RabbitMQ tutorial - "Hello world!" SUPPRESS-RHS
(using the Pika Python client)
In this part of the tutorial we’ll write two small programs in Python; a producer (sender) that sends a single message, and a consumer (receiver) that receives messages and prints them out. It’s a “Hello World” of messaging.
In the diagram below, “P” is our producer and “C” is our consumer. The box in the middle is a queue - a message buffer that RabbitMQ keeps on behalf of the consumer.
Our overall design will look like:
Producer sends messages to the “hello” queue. The consumer receives messages from that queue.
RabbitMQ speaks multiple protocols. This tutorial uses AMQP 0-9-1, which is an open, general-purpose protocol for messaging. There are a number of clients for RabbitMQ in many different languages. In this tutorial series we’re going to use Pika 1.0.0, which is the Python client recommended by the RabbitMQ team. To install it you can use the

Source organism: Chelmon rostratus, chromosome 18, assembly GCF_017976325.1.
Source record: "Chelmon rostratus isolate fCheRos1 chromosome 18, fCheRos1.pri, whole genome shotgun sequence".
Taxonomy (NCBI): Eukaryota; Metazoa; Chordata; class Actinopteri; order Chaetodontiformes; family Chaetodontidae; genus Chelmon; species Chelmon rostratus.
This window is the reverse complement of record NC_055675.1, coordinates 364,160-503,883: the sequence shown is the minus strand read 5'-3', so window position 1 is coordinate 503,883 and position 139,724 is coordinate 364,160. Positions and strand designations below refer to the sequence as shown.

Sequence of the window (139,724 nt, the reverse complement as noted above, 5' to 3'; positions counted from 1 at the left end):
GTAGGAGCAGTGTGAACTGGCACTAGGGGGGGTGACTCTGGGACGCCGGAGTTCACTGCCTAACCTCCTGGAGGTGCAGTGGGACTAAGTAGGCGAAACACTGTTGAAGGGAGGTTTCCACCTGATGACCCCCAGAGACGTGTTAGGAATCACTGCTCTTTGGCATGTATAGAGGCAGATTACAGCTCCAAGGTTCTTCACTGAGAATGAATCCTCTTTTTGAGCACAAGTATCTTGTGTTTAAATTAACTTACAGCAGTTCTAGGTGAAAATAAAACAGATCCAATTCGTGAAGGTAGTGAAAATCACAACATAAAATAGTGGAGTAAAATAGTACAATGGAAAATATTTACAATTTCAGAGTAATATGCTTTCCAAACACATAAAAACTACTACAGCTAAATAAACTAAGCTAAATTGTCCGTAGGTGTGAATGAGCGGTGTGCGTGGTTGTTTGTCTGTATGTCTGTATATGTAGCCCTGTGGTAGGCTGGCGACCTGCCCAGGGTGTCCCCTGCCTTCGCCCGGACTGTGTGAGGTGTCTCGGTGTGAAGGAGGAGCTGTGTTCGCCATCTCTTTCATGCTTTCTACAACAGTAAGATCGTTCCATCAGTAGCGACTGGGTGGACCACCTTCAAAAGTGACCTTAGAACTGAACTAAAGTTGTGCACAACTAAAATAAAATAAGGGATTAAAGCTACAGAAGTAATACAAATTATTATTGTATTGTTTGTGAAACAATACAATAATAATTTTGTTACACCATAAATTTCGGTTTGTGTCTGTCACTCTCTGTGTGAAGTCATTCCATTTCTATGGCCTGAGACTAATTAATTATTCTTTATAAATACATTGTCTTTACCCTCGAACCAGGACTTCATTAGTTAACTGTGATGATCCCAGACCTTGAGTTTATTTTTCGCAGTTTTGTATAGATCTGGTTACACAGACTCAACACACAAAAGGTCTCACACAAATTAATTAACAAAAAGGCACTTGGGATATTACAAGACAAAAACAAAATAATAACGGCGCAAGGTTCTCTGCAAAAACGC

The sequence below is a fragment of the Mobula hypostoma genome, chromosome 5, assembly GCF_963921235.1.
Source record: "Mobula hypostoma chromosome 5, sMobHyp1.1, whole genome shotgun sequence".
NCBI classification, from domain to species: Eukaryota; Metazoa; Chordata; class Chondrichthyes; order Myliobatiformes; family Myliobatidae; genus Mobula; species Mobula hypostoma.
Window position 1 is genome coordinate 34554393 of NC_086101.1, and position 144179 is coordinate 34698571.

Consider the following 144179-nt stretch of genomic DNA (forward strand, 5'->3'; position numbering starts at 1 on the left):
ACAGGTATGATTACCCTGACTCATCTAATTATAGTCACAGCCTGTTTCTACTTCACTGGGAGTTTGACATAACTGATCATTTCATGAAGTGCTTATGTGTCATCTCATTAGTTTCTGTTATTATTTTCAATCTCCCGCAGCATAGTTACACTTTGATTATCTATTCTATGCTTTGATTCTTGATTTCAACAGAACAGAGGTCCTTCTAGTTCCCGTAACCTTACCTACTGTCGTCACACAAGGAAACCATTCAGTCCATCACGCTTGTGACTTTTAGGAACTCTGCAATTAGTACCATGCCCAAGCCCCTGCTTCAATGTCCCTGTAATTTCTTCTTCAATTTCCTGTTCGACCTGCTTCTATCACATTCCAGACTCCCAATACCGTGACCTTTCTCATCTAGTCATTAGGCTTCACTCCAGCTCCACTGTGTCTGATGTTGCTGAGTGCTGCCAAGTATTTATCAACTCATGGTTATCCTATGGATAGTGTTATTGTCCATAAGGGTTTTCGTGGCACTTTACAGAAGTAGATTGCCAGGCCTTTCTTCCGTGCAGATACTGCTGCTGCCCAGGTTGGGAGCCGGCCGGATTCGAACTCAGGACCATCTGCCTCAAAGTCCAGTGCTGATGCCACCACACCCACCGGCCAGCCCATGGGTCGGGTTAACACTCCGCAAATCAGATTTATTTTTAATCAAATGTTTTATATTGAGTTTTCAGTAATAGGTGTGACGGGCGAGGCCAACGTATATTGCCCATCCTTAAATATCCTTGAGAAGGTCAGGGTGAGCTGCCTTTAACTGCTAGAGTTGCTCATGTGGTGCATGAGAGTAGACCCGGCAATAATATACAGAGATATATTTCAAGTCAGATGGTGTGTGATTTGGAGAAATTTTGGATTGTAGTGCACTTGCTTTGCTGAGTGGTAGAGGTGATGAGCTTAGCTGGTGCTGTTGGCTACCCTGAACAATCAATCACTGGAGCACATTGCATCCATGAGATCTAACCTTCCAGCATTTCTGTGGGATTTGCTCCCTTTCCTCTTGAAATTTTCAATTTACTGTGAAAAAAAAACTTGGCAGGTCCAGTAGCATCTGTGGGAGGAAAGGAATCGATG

pippackage management tool:python -m pip install pika --upgrade
Now we have Pika installed, we can write some code.
Our first program
send.py will send a single message to the queue.
The first thing we need to do is to establish a connection with
#!/usr/bin/env python import pika connection = pika.BlockingConnection(pika.ConnectionParameters('localhost')) channel = connection.channel()
We’re connected now, to a broker on the local machine - hence the localhost. If we wanted to connect to a broker on a different machine we’d simply specify its name or IP address here.
Next, before sending we need to make sure the recipient queue exists. If we send a message to non-existing location, RabbitMQ will just drop the message. Let’s create a hello queue to which the message will be delivered: